Immune microenvironment of GISTs is largely unknown and there is no approved immunotherapeutic agent for the treatment of advanced GISTs. To investigate novel immunotherapeutic strategy in patients with GISTs, immune microenvironment was analyzed in this analysis.
In this study, 80 surgical specimens of GISTs from 65 patients in different clinical setting (TKI-naïve [n = 20], imatinib-progression [IM-PD, n = 30], and imatinib-progression and sunitinib-treated [IM-PD/SU-treated, n = 30]) were included. CD3, CD8, FoxP3, PD-L1, PD-1 and DOG-1 were simultaneously evaluated in one formalin-fixed paraffin-embedded tissue section using multiplexed immunohistochemistry (IHC) with computational image processing workflows for quantitative assessment.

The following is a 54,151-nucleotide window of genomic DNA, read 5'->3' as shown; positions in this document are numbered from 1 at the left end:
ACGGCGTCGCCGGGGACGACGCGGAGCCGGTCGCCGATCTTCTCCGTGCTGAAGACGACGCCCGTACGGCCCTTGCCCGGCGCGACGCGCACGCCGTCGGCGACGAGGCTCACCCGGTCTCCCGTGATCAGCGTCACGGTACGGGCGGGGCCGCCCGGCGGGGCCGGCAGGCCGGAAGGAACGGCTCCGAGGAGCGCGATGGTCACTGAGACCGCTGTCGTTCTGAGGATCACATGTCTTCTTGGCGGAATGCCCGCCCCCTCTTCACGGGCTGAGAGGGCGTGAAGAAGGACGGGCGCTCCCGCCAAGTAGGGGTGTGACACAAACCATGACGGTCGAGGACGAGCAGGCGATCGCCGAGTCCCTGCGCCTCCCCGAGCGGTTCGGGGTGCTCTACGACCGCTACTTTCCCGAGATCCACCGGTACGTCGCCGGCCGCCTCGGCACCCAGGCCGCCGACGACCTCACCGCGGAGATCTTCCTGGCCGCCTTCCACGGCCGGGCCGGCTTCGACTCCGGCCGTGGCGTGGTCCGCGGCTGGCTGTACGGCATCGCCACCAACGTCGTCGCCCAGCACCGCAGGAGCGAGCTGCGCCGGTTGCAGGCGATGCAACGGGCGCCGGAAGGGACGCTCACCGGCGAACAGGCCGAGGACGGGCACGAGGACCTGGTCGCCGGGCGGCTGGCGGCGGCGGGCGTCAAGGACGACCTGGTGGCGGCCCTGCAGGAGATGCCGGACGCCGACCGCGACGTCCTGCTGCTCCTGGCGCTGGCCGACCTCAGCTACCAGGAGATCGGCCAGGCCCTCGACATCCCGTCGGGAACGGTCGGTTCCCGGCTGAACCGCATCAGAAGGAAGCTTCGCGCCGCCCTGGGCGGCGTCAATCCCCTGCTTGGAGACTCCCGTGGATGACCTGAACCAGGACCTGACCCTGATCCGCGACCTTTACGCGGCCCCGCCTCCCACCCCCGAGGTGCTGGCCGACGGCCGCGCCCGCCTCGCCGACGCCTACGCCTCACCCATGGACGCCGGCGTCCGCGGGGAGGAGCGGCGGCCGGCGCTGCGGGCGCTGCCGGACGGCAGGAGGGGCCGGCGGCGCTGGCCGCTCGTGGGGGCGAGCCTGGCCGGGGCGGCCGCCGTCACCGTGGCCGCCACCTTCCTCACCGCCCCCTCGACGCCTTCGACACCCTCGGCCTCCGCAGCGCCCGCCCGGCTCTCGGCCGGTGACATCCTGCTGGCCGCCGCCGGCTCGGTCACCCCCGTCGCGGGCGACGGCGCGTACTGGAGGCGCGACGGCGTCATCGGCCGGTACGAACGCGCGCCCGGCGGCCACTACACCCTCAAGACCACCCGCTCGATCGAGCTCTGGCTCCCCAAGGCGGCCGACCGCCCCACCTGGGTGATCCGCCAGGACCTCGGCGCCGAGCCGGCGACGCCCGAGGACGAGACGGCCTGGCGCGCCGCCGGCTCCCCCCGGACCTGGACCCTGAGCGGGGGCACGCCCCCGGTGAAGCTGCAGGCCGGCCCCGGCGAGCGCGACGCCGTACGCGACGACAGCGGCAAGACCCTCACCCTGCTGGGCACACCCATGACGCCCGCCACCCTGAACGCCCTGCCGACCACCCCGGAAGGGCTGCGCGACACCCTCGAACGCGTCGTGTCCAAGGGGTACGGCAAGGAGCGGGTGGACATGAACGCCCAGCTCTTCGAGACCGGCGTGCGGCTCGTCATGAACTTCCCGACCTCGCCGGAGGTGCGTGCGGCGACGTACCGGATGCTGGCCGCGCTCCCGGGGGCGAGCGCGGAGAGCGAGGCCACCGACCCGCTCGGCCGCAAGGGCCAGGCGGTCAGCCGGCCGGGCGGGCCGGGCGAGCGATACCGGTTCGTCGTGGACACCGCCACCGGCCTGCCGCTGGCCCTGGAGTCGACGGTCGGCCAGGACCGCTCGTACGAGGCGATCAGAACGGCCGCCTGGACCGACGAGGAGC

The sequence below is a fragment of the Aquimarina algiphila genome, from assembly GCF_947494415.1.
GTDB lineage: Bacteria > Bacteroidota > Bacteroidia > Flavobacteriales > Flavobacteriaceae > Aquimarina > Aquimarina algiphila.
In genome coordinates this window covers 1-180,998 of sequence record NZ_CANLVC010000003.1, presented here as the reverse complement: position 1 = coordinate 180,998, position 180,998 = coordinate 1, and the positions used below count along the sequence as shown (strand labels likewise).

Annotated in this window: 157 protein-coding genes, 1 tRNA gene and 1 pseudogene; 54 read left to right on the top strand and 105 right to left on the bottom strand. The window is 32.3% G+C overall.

IM-PD/SU-treated group showed increased FoxP3+CD3+/CD3+, PD-1+CD3+/CD3+, and PD-1+CD8+/CD3+ T cell ratios compared to TKI-naïve (p = 0.007, p = 0.004, and p = 0.007, respectively) and IM-PD (p = 0.008, p = 0.002, and p = 0.01, respectively) groups. PD-1 expression (>1%) on tumor cells (PD-1+DOG-1+/DOG-1+) were also higher in IM/PD-SU-treated group (10%) compared to TKI-naïve (0%) and IM-PD (3%) groups. There were no significant differences in immune microenvironment profiles between TKI-naïve and IM-PD groups (p > 0.05).
Anti-angiogenic agents may have immunomodulatory activity in advanced GISTs. Immune exhaustion phenotype (increased Treg, PD-1+ T cells and PD-1+ tumor cells) in IM-PD/SU-treated patients might indicate that this group is a potential candidate for future immunotherapy trials.
Clinical trial identification
Legal entity responsible for the study
Has not received any funding.
All authors have declared no conflicts of interest.